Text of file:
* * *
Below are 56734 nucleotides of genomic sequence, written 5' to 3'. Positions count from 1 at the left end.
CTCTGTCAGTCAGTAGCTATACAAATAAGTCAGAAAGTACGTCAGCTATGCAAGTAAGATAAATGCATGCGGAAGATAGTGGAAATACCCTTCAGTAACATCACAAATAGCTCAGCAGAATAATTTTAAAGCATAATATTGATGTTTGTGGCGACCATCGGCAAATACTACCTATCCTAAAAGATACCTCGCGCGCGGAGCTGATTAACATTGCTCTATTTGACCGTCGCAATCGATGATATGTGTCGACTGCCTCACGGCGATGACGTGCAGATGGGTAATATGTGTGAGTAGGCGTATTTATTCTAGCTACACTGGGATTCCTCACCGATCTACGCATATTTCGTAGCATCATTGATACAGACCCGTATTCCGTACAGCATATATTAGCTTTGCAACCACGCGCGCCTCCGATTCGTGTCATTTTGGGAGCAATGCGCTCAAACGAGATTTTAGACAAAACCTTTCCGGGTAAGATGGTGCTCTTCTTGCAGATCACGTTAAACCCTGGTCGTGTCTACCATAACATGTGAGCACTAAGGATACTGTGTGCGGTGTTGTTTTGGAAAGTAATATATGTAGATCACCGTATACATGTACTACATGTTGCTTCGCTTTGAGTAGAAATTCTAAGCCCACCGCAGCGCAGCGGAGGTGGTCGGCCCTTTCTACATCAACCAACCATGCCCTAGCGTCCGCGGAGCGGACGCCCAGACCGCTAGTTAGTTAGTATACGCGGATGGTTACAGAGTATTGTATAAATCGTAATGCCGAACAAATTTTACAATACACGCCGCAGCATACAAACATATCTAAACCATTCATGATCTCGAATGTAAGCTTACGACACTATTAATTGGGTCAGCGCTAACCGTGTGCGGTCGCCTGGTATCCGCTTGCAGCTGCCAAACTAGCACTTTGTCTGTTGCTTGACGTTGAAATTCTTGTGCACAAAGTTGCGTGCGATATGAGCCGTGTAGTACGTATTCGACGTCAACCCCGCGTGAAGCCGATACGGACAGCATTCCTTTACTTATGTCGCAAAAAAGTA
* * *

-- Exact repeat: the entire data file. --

Below are 56734 nucleotides of genomic sequence, written 5' to 3'. Positions count from 1 at the left end.
CTCTGTCAGTCAGTAGCTATACAAATAAGTCAGAAAGTACGTCAGCTATGCAAGTAAGATAAATGCATGCGGAAGATAGTGGAAATACCCTTCAGTAACATCACAAATAGCTCAGCAGAATAATTTTAAAGCATAATATTGATGTTTGTGGCGACCATCGGCAAATACTACCTATCCTAAAAGATACCTCGCGCGCGGAGCTGATTAACATTGCTCTATTTGACCGTCGCAATCGATGATATGTGTCGACTGCCTCACGGCGATGACGTGCAGATGGGTAATATGTGTGAGTAGGCGTATTTATTCTAGCTACACTGGGATTCCTCACCGATCTACGCATATTTCGTAGCATCATTGATACAGACCCGTATTCCGTACAGCATATATTAGCTTTGCAACCACGCGCGCCTCCGATTCGTGTCATTTTGGGAGCAATGCGCTCAAACGAGATTTTAGACAAAACCTTTCCGGGTAAGATGGTGCTCTTCTTGCAGATCACGTTAAACCCTGGTCGTGTCTACCATAACATGTGAGCACTAAGGATACTGTGTGCGGTGTTGTTTTGGAAAGTAATATATGTAGATCACCGTATACATGTACTACATGTTGCTTCGCTTTGAGTAGAAATTCTAAGCCCACCGCAGCGCAGCGGAGGTGGTCGGCCCTTTCTACATCAACCAACCATGCCCTAGCGTCCGCGGAGCGGACGCCCAGACCGCTAGTTAGTTAGTATACGCGGATGGTTACAGAGTATTGTATAAATCGTAATGCCGAACAAATTTTACAATACACGCCGCAGCATACAAACATATCTAAACCATTCATGATCTCGAATGTAAGCTTACGACACTATTAATTGGGTCAGCGCTAACCGTGTGCGGTCGCCTGGTATCCGCTTGCAGCTGCCAAACTAGCACTTTGTCTGTTGCTTGACGTTGAAATTCTTGTGCACAAAGTTGCGTGCGATATGAGCCGTGTAGTACGTATTCGACGTCAACCCCGCGTGAAGCCGATACGGACAGCATTCCTTTACTTATGTCGCAAAAAAGTA